This book adopts a multidisciplinary approach to try to answer the question of how do we, as human beings, go from the socially neutral linguistic act of discriminating external stimuli to the socially loaded act of promoting social discrimination though language? This contributed volume brings together works presented at the international event "From Discriminating to Discrimination - The Influence of Language on Identity and Subjectivity". This was an online event hosted and organized by the Brandenburg University of Technology (BTU), Germany, in partnership with S緌 Paulo State University (UNESP), Brazil, that brought together lecturers from different universities around the world.
During the event, linguists, psychologists, language teachers, social workers and pedagogues got together to discuss how discriminating can be recognized as a natural and important ability of the human being in the early stages of life and, after that, how to avoid discriminatory acts against others. The debates held online took into account the important and necessary dialogue between linguistics and other social sciences to discuss the role played by language as a form of building subjectivity and teaching practices that can contribute to minimize discrimination and promote integration and acceptance in a broad sense, understanding the preponderant role of language in recognizing what is different (discriminating), without diminishing or excluding it (discrimination).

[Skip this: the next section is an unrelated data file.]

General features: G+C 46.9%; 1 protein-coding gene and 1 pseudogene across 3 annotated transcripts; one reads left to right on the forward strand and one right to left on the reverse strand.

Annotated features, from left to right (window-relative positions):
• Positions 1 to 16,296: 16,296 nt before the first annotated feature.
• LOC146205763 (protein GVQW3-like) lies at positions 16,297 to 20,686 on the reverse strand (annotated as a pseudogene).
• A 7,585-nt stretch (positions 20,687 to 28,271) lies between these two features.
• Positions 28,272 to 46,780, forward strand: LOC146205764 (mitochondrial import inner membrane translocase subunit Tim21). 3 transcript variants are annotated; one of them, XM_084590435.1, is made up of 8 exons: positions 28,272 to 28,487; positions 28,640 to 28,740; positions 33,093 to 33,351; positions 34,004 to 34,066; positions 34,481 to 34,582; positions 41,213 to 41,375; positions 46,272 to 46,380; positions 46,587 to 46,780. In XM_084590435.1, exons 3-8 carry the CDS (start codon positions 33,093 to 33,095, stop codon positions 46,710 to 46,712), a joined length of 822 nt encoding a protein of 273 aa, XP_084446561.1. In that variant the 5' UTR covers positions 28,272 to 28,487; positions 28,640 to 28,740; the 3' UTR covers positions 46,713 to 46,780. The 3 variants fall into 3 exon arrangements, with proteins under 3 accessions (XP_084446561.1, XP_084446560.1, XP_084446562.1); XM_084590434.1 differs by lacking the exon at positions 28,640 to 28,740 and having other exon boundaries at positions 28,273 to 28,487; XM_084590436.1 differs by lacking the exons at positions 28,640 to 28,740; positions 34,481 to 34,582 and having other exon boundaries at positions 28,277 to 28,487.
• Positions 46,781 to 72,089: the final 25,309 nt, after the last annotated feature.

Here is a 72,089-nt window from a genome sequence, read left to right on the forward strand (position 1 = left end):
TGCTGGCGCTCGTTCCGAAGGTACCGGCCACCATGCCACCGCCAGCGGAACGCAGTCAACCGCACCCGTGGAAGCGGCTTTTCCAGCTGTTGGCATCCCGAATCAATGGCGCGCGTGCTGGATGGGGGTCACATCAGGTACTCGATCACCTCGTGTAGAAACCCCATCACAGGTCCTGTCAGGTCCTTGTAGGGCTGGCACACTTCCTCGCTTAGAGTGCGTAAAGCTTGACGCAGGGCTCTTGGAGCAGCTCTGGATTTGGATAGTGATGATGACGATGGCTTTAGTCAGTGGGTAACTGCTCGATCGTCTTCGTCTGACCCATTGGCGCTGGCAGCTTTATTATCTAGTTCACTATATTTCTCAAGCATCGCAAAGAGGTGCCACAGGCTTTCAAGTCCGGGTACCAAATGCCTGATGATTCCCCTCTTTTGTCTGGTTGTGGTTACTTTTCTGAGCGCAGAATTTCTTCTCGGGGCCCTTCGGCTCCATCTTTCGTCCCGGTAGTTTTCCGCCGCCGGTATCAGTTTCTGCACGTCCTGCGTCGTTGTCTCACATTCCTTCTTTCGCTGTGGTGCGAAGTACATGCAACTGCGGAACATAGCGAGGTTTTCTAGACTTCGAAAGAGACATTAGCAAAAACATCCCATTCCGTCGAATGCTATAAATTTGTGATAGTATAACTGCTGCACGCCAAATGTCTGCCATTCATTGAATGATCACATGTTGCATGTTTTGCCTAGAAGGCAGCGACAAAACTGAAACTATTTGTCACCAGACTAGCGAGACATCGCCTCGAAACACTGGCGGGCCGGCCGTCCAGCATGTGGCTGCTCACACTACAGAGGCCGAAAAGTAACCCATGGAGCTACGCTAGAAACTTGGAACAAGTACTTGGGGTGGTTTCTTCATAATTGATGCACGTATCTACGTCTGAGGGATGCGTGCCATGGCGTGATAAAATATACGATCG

From Discriminating to Discrimination: The Influence of Language on Identity and Subjectivity will help linguists, psychologists, educators, social workers and a broad range of social scientists working with cognitive, linguistic and educational studies understand the path taken by differentiation, from the beginning of the child's language development - when discrimination (of sounds, gestures, etc.) is essential for the acquisition of language to occur -, until the moment when differentiation, discrimination, ceases to be an essential factor and becomes a means of social segregation.